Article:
Lipoedema cost Donna Adams everything, her marriage, her chance of becoming a mum, her career and, sometimes she fears, almost her mind.
After watching helplessly as her mum died, bedridden at 45, without even knowing she had the little-known medical condition which affects over quarter of a million Scots women, Donna was herself diagnosed two years ago.
As a child, Donna watched her grandmother Cissie also suffer the life-limiting side effects of the condition and the former tax inspector, originally from Ellon, Aberdeenshire, said: “Lipoedema destroyed my gran and killed my mum, but not before she had suffered years of pain, shame and hopelessness.
“I was so determined to break the cycle of destruction this condition brings to the lives it touches, I was prepared to give up everything to fight it because I could see by the time I was 50, I’d be in a wheelchair.”
So desperate was she to see the UK’s only lipoedema surgeon, she moved back to Scotland from England, but her attempt to fight against the inherited condition which few understand but 268,000 Scottish women suffer from, has, in her words “hit a brick wall”.
A year has passed since her GP requested NHS Grampian refer her to the only surgeon who can help, Dundee-based Alex Munnoch.
Donna, 46, said: “If someone had a heart disease, they wouldn’t be denied treatment. Lipoedema can be every bit as destructive as any of the awful chronic conditions which get treated without question.
“I watched my poor grandmother crying in pain from swollen legs elevated most of the day encased in the same thick compression stockings that I have to wear despite them being so hot and uncomfortable. And my mum became so ill with lipoedema, she was eventually bedridden. She died after decades of being told she was too fat, taking water tablets and blaming herself for an illness she could never have controlled.”
Terrified she would follow her mum’s path, Donna played all kinds of sports and ran for miles every day.
She said:” I’d diet for years on end, not realising my body size was outwith my control because of lipoedema. I was a size 10 on top. But my bottom half was a size 20, eventually growing to a size 26 no matter how hard I dieted. My greatest fear was having obesity written on my death certificate like mum.”
Cruelly, lipoedema cost Donna the chance to become a mum. She said: “I was told my BMI was too high to get fertility treatment and in a final act of ignominy, it was also too high for me to adopt a child. I was just a size 14 on top, but my BMI was too high because of the weight of my swollen legs because of lipoedema, not because I was sitting eating pizza and chocolate all day. I could have lived on lettuce and still looked the same.”
Everything changed two years ago when Donna met a specialist who worked for a lipoedema charity.
She said: “The woman sat me down and asked all about my life and my gran and mum. She suspected we all had lipoedema. She told me mum probably progressed from lipoedema to lymphodema, to cellulitis then sepsis. Mum died without getting a diagnosis.”
A London specialist confirmed Donna had lipoedema. She said: “There was only one surgeon in the UK offering patients surgery and he was back home in Scotland. My husband refused to move, so I left everything behind in Croydon, and came to Scotland.”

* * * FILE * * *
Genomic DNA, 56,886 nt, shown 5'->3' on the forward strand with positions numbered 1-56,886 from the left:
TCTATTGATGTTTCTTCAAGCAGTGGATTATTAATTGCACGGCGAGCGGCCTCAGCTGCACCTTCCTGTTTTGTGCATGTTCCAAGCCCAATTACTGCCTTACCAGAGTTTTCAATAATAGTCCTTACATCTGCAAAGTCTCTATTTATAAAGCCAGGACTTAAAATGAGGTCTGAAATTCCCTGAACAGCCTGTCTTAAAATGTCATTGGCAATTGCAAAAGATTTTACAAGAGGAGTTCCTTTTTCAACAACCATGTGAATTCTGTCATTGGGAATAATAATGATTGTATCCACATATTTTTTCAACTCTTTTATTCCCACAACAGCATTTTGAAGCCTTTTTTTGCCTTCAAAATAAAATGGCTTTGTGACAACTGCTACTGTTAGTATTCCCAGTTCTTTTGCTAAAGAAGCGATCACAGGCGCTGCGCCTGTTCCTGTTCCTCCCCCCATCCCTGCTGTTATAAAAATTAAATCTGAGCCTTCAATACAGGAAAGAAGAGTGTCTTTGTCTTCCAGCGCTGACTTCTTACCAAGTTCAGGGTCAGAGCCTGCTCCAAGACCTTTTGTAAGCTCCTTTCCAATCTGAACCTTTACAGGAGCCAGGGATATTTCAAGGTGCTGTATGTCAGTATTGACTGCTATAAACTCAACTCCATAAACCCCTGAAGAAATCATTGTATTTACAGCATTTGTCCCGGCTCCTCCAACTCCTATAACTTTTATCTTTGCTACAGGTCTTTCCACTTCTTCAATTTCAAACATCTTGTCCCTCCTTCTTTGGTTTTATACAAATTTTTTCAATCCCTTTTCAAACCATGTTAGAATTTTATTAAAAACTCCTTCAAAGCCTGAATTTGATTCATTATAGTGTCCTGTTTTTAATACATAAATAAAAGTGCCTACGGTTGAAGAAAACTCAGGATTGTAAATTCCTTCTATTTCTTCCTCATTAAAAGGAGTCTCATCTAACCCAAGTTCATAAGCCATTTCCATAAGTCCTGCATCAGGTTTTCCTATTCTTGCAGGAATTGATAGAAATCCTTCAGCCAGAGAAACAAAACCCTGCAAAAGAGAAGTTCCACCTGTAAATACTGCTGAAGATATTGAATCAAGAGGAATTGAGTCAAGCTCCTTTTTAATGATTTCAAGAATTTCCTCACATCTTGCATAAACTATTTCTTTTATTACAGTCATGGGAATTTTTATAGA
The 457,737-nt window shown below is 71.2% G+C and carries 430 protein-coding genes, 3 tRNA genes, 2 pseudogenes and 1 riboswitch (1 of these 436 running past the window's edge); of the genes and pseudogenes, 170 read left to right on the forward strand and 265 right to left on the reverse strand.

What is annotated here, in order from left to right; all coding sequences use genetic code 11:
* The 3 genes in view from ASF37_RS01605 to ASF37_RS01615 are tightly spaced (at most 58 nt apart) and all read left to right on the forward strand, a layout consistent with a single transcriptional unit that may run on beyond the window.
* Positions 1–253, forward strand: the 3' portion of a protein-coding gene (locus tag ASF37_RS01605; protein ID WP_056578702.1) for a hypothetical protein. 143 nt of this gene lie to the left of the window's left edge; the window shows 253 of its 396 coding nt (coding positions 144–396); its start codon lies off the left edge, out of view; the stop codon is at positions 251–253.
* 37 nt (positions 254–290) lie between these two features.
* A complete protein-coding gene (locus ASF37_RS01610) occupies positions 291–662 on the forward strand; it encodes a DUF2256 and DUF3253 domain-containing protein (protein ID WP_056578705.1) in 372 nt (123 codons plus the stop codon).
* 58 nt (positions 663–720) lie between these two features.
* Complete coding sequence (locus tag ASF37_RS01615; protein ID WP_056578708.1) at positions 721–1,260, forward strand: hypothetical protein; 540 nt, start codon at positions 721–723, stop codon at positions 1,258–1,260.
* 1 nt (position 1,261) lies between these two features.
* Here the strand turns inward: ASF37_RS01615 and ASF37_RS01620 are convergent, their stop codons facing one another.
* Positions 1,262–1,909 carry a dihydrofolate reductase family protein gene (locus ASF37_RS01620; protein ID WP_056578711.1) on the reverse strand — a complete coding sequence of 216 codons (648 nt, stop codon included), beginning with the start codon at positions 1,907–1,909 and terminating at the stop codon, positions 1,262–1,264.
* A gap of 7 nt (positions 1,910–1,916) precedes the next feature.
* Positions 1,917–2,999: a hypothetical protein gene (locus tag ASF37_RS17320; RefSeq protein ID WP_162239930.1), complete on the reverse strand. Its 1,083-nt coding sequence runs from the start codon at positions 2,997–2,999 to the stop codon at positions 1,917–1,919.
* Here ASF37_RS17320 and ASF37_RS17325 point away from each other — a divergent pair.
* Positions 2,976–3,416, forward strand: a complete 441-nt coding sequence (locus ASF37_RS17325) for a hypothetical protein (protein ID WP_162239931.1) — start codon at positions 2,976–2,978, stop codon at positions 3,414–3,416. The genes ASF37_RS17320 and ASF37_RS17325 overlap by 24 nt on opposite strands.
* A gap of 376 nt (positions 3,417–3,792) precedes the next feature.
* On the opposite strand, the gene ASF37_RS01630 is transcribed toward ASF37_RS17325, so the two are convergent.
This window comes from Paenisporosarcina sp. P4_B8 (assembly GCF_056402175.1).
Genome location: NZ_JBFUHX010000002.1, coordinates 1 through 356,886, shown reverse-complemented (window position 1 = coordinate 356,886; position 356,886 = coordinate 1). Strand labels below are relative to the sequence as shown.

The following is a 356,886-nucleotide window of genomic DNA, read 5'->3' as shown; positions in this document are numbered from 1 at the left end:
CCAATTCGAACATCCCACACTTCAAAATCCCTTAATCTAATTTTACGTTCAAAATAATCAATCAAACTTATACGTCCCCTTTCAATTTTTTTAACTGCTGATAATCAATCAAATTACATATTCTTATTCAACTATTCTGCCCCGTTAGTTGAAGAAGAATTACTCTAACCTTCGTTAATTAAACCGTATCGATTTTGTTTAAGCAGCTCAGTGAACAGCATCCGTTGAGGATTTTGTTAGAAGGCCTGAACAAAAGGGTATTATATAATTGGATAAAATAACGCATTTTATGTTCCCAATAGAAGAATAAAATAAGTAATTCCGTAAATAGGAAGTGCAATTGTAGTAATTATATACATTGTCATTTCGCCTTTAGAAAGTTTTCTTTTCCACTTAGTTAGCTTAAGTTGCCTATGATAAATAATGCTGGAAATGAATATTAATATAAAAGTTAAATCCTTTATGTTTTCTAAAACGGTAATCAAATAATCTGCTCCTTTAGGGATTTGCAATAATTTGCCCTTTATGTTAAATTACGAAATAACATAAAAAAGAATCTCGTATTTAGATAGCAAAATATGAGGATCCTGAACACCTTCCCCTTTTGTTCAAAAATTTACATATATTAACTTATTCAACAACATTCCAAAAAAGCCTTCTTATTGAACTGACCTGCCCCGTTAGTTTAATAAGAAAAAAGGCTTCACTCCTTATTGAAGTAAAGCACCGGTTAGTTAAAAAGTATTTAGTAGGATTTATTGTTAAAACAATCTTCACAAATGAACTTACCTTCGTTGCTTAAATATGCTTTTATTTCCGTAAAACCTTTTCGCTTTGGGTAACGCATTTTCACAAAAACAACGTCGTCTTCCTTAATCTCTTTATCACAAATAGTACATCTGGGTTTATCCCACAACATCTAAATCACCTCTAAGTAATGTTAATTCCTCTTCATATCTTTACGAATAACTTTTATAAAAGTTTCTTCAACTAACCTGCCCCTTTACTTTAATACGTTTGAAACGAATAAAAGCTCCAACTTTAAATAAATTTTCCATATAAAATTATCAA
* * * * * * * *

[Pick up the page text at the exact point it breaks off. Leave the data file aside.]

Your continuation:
Donna found a GP in Aberdeen willing to research lipoedema, and for the last year has been waiting to hear from NHS Grampian on funding her consultation with Dr Alex Munnoch at Ninewells, Dundee.
Last month, Grampian said it would not fund her treatment.
NHS Grampian said the health board has now asked for more information about treatment in NHS Tayside. It said: “We understand this will be frustrating for Ms Adams and we are keen to give her a definite decision as soon as practical.”
But Donna said: “I’ve waited almost a year for this pathetic response and all the while I’m in constant pain, unable to work and my condition is getting worse. If I’m made to wait much longer I fear I will end up like my poor mother did.”
Labour’s shadow health secretary Monica Lennon said: “Lipoedema can take so much from women and it’s a health scandal that the medical profession has learned so little about it. I’ve made a personal plea to Health Secretary Jeane Freeman to work with me to make sure lipoedema women begin to get the level of care they need and deserve.”
Specialist: Funding is needed for surgery to give sufferers better quality of life
NHS Tayside surgeon Alex Munnoch is the only UK doctor offering the surgical help that is practised in Europe to ease the strain on lipoedema patients and give them their lives back.
But he only has operating theatre capacity for around two dozen women a year, draining on average almost five litres of unwanted fat weighing around five kilos from each leg.
He says he sees hundreds of women who have never been diagnosed, and very few get funding for the liposuction surgery which can ease their pain.
He said: “Surgery can offer a significant improvement in the quality of these patients’ lives.
“There is a need for more awareness of this condition. It is a medical condition – it is not simply obesity.”
The respected specialist is calling for greater resources to be made available across the UK.
He said: “There does need to be adequately resourced facilities throughout the country for the diagnosis of lipoedema and to be able to give patients appropriate advice.”
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